Sunday, March 22, 2009

Reflective Dots

When I first started my route, I needed it to be dark when I delivered the papers. There are reflective dots on the boxes indicating who gets a paper and how often. Blue dots mean Monday through Friday, Yellow dots mean Sunday only, Green dots mean Friday through Sunday, and Red dots indicate a customer that receives the paper every day. In the light of dawn the dots are hard to see, and some of the older red dots that have faded over time appear yellow. In the bright sunlight it is very easy to spot the white press tubes, but the tiny reflective dots are practically unnoticeable. For someone unfamiliar with the route, this could make accurate delivery difficult to impossible.
To complicate things further, there are boxes everywhere. When a customer stops getting the paper, they don’t necessarily lose their box right away. It is up to me as the carrier to take down, put up and move boxes as needed. In all honesty I am pretty neglectful when it comes to taking care of my boxes especially now that it’s winter. I prefer to move around the boxes that are bolted onto metal posts by pulling the whole post out of the ground rather than taking the boxes that are bolted to the customers’ mail box support. This is for two reasons. First, not everybody has their mailbox on a wood support – some are plastic and some are metal making it impossible to secure the box to them. Secondly, it is really hard to get the boxes unbolted from their current locations due to age and rust. While it’s not too difficult to wrestle the box free, it is always an exercise in futility to try and get the metal bracket loose. So there you’d have a box with no way to secure it to the new customer’s mailbox. While neither choice is ideal, due to the fact that I’m female and not particularly big or strong (I’d really prefer having somebody else take care of the boxes for me!) taking the post is the lesser of two evils. I am much handier utilizing my body weight to loosen the poles from the ground than I am using a wrench on rusty bolts. I have become quite adept at using my 3 pound hammer to secure the boxes back into the ground at their new locations.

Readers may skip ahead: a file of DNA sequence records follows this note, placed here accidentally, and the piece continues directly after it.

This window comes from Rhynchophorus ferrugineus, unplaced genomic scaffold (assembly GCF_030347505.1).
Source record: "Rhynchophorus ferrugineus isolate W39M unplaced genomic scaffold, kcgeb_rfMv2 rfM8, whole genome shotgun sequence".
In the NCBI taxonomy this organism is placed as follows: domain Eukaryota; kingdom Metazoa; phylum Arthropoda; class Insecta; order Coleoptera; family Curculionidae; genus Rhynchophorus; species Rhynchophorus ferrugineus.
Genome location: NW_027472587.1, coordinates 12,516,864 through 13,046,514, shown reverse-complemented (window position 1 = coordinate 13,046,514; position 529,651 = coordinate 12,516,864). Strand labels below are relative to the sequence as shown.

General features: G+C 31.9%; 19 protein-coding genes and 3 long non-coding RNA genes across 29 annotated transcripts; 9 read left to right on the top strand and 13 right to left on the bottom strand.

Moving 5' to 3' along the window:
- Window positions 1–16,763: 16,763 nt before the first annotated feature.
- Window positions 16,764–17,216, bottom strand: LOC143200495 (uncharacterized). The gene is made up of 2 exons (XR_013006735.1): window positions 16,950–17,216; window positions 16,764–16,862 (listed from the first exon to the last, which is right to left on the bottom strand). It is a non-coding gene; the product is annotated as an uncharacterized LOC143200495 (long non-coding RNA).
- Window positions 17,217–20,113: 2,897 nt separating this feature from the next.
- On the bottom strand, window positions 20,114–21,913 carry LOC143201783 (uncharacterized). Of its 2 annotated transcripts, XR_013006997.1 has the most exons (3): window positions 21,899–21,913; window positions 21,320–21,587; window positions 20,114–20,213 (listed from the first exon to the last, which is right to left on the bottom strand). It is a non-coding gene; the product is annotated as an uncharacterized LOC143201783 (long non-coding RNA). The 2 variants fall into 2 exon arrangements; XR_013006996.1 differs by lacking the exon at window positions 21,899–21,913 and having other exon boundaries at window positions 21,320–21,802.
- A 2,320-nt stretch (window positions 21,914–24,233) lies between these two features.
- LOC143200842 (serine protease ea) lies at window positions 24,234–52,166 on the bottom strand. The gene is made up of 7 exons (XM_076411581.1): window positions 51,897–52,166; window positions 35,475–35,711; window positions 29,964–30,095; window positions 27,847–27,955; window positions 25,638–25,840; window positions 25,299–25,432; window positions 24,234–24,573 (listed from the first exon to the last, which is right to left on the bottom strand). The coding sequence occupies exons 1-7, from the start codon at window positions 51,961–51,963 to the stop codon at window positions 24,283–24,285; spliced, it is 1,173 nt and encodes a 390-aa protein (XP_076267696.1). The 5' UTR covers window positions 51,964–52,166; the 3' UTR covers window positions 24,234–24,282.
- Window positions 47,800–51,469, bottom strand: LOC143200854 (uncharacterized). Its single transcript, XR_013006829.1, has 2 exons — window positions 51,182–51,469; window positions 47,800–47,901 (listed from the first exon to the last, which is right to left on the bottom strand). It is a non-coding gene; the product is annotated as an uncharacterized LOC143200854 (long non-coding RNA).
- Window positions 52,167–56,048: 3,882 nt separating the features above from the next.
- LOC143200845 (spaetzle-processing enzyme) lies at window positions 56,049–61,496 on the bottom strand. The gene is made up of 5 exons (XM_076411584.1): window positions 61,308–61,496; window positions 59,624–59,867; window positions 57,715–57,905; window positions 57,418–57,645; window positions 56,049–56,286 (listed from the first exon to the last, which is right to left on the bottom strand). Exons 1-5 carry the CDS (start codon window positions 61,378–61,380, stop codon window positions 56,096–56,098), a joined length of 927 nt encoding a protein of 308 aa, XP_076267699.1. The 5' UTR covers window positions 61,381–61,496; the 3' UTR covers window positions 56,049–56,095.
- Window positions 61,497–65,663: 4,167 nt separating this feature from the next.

I’ve wandered off track; let’s get back to the reflective dots. There are several reasons why I am neglectful when it comes to being sure my route is, to quote my district manager, “properly dotted.” As mentioned previously, its winter which means that most mornings my boxes are covered in a layer of frost. I have approximately 15 customers that have either switched their form of delivery or are new since the onset of the cold weather. It would take me at least an additional 2 minutes at each of these boxes to defrost them, warm them up enough that the dot would actually adhere, get the sticker off the backing which is no easy task, stick it on and still deliver the paper. It probably doesn’t sound like much to you, but trust me, adding 30 minutes to my route seems like an eternity. What I try to do is remove one incorrect dot each morning as it occurs to me. When I have a morning where it’s warmer than 32 degrees (which are few and far between) I try to properly mark one or two boxes. Thankfully I now know where I am and who gets a paper, dots or no dots.
Eventually my route will once again be properly dotted with all of my boxes secure and accurately placed, but definitely not until the spring thaw. My plan is to have everything correct just in time for me to turn my beloved route over to a new carrier. Hopefully the accurate location of boxes and properly dotted route will make the transition a smooth one. I wouldn’t ever want my customers to suffer because of improper dot placement!

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